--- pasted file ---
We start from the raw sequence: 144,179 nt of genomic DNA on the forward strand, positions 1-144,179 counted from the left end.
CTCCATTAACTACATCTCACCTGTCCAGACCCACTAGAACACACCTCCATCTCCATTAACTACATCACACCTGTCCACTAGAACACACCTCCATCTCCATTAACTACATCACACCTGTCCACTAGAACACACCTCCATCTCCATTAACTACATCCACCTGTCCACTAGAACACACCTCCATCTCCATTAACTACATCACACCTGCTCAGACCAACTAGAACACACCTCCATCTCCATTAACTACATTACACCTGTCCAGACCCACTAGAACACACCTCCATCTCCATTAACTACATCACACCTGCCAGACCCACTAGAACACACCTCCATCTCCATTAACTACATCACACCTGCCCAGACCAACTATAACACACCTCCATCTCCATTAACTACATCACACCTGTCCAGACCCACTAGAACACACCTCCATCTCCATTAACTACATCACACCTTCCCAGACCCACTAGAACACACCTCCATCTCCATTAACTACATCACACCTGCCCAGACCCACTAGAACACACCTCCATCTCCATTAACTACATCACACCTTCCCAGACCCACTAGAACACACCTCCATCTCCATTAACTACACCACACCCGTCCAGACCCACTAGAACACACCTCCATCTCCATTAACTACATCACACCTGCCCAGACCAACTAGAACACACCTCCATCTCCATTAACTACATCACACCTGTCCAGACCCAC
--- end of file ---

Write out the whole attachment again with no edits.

We start from the raw sequence: 144,179 nt of genomic DNA on the forward strand, positions 1-144,179 counted from the left end.
CTCCATTAACTACATCTCACCTGTCCAGACCCACTAGAACACACCTCCATCTCCATTAACTACATCACACCTGTCCACTAGAACACACCTCCATCTCCATTAACTACATCACACCTGTCCACTAGAACACACCTCCATCTCCATTAACTACATCCACCTGTCCACTAGAACACACCTCCATCTCCATTAACTACATCACACCTGCTCAGACCAACTAGAACACACCTCCATCTCCATTAACTACATTACACCTGTCCAGACCCACTAGAACACACCTCCATCTCCATTAACTACATCACACCTGCCAGACCCACTAGAACACACCTCCATCTCCATTAACTACATCACACCTGCCCAGACCAACTATAACACACCTCCATCTCCATTAACTACATCACACCTGTCCAGACCCACTAGAACACACCTCCATCTCCATTAACTACATCACACCTTCCCAGACCCACTAGAACACACCTCCATCTCCATTAACTACATCACACCTGCCCAGACCCACTAGAACACACCTCCATCTCCATTAACTACATCACACCTTCCCAGACCCACTAGAACACACCTCCATCTCCATTAACTACACCACACCCGTCCAGACCCACTAGAACACACCTCCATCTCCATTAACTACATCACACCTGCCCAGACCAACTAGAACACACCTCCATCTCCATTAACTACATCACACCTGTCCAGACCCAC